I need one of these! When I run out of space on my dresser, then everything starts to pile up on the desk. I've even tried having multiple jars to separate change, receipts, and other odds and ends but when it's time to clean up, I always end up with a jar of change, screws, buttons, nuts and bolts, and a bunch of other stuff that makes me ask "Where I did I get THIS?"
Jscotty, Nov 25 2009

       I'm not persuaded this is a good idea. Whenever I have tried a desk organiser of any sort I just immediately fill it up and return to catastrophe. Even now I have a pen holder that has nothing but dead pens it which I know will never ever be thrown away because that ... sod it, I've just thrown all my old pens away. My life has changed ever so slightly for the better. With my now empty pen holder I can spend the next few weeks glorying in the prospect of placing working pens in my pen holder and, occasionally, extracting and using them. Getting serious now, I have just emptied the contents of my wallet onto my desk, sorted the crap from the not-so-crap, deposited the crap into a bin and the not-so-crap back into my wallet. I feel 10 pounds lighter probably because I am now 10 pounds lighter. Hold that bin! Damn, can I really retrieve my 10 pound note from amongst 3 week old banana peel and why is my bin always full of banana peel when I never eat bananas. One thing I am really curious about though is how it would scan and categorise brilliant ideas?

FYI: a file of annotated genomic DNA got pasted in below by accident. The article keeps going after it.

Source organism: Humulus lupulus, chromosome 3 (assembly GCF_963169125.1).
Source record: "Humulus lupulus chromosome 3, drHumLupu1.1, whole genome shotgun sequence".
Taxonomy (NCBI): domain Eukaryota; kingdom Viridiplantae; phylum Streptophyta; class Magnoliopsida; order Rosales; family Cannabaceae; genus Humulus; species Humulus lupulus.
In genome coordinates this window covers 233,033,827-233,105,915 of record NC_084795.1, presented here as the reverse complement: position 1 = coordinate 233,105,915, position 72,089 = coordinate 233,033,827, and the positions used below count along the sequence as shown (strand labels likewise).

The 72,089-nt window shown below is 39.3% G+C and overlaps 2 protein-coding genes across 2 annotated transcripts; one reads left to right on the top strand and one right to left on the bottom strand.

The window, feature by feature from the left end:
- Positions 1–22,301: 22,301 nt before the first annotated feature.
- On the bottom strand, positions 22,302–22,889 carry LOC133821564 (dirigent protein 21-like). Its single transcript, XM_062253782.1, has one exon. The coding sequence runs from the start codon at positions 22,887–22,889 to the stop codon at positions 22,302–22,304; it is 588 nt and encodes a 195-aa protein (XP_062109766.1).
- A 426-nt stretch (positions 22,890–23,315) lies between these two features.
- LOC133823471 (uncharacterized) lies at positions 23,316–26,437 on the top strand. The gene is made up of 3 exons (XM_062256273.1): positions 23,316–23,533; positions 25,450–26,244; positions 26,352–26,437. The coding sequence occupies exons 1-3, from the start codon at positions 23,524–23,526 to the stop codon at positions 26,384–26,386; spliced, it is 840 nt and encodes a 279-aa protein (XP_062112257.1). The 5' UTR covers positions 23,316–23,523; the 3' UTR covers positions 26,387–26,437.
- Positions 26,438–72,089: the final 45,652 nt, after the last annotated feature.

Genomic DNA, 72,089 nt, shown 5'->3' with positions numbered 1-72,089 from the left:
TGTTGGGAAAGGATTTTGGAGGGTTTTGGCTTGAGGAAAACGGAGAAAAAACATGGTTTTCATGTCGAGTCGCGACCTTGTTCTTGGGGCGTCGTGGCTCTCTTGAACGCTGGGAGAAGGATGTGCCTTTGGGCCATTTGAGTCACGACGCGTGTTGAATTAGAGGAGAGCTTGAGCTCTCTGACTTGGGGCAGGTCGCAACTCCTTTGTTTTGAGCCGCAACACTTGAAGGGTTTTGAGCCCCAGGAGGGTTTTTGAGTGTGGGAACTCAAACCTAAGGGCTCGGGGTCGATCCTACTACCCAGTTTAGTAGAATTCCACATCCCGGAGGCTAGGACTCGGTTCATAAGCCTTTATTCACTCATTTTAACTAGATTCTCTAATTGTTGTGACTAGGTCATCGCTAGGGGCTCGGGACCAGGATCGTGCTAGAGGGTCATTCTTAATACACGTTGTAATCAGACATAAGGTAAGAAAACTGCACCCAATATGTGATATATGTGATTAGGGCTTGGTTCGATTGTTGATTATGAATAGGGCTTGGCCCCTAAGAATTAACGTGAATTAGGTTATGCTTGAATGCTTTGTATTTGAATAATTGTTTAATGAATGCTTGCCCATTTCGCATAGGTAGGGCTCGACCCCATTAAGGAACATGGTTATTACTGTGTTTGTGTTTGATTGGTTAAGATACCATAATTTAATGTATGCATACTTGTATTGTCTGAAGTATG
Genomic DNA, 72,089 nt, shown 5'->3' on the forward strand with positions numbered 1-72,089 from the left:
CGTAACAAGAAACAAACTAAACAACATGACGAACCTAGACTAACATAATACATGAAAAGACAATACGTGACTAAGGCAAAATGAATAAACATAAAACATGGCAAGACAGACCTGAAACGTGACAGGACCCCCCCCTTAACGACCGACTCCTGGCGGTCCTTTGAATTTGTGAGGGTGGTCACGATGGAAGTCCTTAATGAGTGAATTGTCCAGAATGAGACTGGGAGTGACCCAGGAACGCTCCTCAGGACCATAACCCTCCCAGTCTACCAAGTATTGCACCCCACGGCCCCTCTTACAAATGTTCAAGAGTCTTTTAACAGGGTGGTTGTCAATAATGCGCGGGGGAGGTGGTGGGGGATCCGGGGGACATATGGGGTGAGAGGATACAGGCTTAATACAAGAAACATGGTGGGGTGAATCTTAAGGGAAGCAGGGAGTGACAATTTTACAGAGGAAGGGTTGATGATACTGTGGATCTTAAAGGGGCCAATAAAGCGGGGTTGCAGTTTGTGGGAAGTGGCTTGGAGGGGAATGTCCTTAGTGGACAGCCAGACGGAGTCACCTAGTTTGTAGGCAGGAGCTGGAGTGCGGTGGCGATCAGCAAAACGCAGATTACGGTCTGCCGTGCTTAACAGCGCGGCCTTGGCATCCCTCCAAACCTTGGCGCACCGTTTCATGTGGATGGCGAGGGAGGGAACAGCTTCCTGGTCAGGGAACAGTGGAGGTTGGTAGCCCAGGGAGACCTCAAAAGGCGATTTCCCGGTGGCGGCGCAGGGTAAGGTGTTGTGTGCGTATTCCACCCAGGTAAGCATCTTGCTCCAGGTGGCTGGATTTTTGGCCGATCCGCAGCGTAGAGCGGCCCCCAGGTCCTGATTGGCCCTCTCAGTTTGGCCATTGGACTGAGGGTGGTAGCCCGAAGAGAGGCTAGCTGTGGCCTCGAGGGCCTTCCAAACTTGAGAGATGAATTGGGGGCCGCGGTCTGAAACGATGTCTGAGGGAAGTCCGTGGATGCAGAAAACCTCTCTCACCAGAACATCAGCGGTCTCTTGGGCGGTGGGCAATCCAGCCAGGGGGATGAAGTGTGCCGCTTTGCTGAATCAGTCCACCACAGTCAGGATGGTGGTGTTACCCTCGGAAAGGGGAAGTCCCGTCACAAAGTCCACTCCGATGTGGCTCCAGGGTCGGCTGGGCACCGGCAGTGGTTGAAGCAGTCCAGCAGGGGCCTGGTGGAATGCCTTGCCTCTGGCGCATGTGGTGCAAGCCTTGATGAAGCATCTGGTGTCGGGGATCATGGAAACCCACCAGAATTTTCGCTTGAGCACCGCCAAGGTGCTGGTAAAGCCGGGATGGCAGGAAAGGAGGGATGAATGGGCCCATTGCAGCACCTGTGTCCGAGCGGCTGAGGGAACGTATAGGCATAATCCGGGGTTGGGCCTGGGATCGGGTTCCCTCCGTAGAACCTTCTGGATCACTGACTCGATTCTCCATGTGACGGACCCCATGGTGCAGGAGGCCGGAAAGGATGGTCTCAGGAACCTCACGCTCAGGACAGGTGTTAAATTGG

The_Saint, Nov 25 2009

       It should be possible to add a mechanism that grips the pen, removes its lid or presses the end, and then swipes it across a piece of paper (perhaps one of the discarded wrappers or blank scraps). Then a camera would view the paper to judge whether the pen should be returned to the pen tray, sorted by colour, or discarded, or perhaps returned to the pen tray with a sticker on it saying "low ink". Pencils could be mechanically sharpened.   

       Ideas could be OCRd, parsed for grammar, spelling, and logic, and an automatic search run through the 'bakery, and then a little icon could be stamped on the corner of the paper - bone, bun, [m-f-d], etc. The OCRd files can be presented in your computer with a "quick upload" button.
pocmloc, Nov 25 2009

       I keep trained hamsters in my pockets. But I think everyone suspected that.
outloud, Nov 25 2009

       a mechanism that would automatically unfold paper would be awesome.   

       I would like all papers to be scanned and printed out onto a single sheet of paper. An 8x11inch sheet of paper could be divided up by day if more than one day's worth of reciept/note/etc could be printed onto it. Then, under the watchfull electic eye, your finger points out the items to be discarded.
knowtion, Nov 27 2009

       I also thought that simple scanning would do to but in many cases it's simply easier and less suspicious if you have "The Receipt" for returns and such.
WcW, Nov 27 2009

       [Max-B] A slightly dizzy Terry Thomas, surely?
[pomloc] Clearly you're not a secret agent who regularly carries invisible ink pens.
hippo, Nov 27 2009

       Yes, but you don't want them on show in your desk do you? Best if they're dumped, and then you also have an excuse to visit Q's workshop to pick up some more.
pocmloc, Nov 27 2009